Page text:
I’m no grandma, and this isn’t my grandma’s recipe either. That said, I’ve rolled out hundreds of pounds of potatoes in almost 20 years now since my days as a “semi-professional lefse baker” at a Scandinavian bakery. I’ve made just about every mistake — ahem, learned every trick in the book along the way. Follow this guide, you’ll have perfect lefse too!
What you need to make lefse
1. High fat dairy. You need full-fat heavy cream and butter as it aids in the elasticity when rolling to get perfectly thin, transparent sheets. I’d even go so far as to suggest you track down European butter, which has a higher fat content. If you’re in MN/WI keep your eyes peeled for Hope Creamery products, as they’re the best you’ll find. Kerrygold can be found pretty widely and is great, too.
4. Lefse stick. Trust me, you need this stick.
5. Potato Ricer. The worst thing that can happen is lumps when rolling. They gunk up the pastry board and rolling pin, and turn all your lefse sheets into sticky hole-ridden lace. A potato ricer ensures they’re even. This $15 gadget will change your life (plus, a potato ricer is the perfect quick fix when you want mashed potatoes for just 1-2 people!).
You might notice there’s no lefse griddle on the essential list. Before I invested in one I used a pan on the stovetop — and later “upgraded” to a $20 pancake griddle. If you don’t want to invest in a giant, expensive countertop appliance you’ll might only use once a year —go for it. But, you can make do with what you’ve got, just roll your sheets the proper size to fit your setup.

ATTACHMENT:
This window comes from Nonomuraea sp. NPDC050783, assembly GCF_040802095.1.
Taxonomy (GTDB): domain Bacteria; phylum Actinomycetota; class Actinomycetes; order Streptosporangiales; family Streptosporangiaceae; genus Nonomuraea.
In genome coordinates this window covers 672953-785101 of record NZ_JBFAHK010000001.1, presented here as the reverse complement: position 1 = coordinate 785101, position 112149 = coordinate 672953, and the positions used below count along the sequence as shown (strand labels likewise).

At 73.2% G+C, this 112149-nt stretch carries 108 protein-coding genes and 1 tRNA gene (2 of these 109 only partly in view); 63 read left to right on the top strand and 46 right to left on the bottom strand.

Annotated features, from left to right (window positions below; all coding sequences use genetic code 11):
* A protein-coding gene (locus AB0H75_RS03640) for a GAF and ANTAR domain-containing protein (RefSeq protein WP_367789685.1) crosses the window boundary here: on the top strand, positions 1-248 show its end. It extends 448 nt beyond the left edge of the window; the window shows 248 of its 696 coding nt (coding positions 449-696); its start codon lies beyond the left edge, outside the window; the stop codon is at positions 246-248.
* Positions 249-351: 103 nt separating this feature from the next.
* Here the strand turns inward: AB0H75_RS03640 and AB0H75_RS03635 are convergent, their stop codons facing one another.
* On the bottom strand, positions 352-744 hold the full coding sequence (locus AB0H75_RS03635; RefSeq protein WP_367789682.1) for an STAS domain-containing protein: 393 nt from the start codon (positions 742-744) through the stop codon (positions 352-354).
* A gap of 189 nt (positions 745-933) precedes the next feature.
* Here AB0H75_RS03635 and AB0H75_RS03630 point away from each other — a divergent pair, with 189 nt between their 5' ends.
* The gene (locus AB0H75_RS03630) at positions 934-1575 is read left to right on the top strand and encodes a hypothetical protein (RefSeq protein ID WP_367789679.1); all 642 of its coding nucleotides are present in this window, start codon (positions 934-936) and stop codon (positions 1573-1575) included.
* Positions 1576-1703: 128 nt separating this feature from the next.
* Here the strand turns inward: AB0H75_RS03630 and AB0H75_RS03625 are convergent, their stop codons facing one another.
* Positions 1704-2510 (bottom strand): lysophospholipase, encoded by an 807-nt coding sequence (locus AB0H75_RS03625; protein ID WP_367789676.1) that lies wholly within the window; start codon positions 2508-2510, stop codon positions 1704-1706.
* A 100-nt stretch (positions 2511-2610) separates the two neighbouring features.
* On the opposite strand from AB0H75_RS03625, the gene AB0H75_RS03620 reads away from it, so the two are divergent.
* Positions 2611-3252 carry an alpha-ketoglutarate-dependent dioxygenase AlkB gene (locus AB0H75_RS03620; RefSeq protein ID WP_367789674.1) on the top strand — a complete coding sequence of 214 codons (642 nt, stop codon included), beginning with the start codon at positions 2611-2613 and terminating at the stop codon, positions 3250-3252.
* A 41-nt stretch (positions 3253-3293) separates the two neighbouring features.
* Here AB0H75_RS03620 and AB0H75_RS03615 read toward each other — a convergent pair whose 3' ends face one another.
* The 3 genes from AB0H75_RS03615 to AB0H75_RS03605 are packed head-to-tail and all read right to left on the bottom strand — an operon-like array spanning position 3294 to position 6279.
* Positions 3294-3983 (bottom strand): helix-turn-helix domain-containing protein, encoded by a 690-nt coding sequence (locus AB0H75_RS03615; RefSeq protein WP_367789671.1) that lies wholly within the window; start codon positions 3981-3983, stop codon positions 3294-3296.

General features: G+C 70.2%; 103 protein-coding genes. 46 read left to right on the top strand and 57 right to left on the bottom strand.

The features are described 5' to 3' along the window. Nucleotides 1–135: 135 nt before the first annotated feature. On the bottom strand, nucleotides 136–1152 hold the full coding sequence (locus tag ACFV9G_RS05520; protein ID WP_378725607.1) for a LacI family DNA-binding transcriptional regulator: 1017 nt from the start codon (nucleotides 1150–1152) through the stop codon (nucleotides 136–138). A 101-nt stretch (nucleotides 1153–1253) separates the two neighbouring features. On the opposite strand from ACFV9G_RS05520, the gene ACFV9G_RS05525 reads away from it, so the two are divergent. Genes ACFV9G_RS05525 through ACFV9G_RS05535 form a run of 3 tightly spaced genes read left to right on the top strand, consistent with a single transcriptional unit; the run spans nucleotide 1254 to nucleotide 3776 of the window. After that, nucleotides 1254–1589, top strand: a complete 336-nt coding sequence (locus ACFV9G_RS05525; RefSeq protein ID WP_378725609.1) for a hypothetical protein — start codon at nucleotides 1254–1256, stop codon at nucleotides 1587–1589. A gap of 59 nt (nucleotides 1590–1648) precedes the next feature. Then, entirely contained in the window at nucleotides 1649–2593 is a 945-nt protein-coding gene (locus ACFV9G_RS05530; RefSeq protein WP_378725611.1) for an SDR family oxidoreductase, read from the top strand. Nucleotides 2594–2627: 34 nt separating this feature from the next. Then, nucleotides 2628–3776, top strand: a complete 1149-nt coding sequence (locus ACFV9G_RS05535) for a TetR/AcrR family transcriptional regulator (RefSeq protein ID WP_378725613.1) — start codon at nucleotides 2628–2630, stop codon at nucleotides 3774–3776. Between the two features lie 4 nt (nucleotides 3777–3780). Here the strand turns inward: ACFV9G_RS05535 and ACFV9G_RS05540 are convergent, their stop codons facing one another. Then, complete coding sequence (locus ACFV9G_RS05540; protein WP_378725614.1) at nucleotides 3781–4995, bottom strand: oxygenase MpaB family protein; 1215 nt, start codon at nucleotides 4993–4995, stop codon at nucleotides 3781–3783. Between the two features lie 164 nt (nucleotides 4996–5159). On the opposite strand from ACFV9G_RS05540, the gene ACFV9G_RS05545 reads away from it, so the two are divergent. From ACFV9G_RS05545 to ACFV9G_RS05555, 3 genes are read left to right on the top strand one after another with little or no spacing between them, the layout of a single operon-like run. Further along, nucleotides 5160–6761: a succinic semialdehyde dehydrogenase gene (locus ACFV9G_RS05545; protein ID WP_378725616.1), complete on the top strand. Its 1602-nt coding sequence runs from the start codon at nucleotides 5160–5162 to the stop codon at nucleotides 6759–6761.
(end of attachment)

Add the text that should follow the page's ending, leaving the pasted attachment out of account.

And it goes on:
The best lefse recipe
The recipe below for 5 lbs of potatoes makes about 40 sheets of lefse and takes me about 2 hours to roll and cook. Depending on your attention span and level of commitment, you may want to adjust your quantity accordingly!
Day 1: Potato Prep
5 lbs potatoes (Russet work well due to their high starch, and low moisture content.)
1 stick of butter
You want your potatoes really dry and cool for lefse making or you’ll end up with a wet, sticky mess when rolling. So, cook ’em up a day ahead of time. Start a large pot on the stove and heat to boiling while you:
- Wash and peel the potatoes.
- Use a paring knife and be sure to remove any eyes or tough/dark spots from the potatoes that the peeler missed — tough spots won’t rice evenly and will make a sticky mess out of your whole operation when you get to cooking.
- Dice the potatoes for even cooking — plus, it makes them easier to rice.
- Boil until soft when tested with a fork.
- Drain the potatoes.
- Rice while hot.
- For every 4c riced and lightly packed potatoes, add 3 T of butter, cubed.
Mix the butter into the hot, riced potatoes. You don’t want any unevenly distributed chunky bits of butter, or you’ll end up with a sticky mess when you get to rolling.
Pat the warm, buttery riced potatoes into a 9×13 pan and let cool uncovered on the counter. Remember how I said dry potatoes are the best? Allow them to steam off any extra moisture.
- Put in the fridge overnight.
Day 2: Roll and Cook!
Per 4 cups of lightly packed, riced potatoes as prepared on Day 1, add:
1.5 C flour
1 tsp salt
2 tsp sugar
½ C heavy cream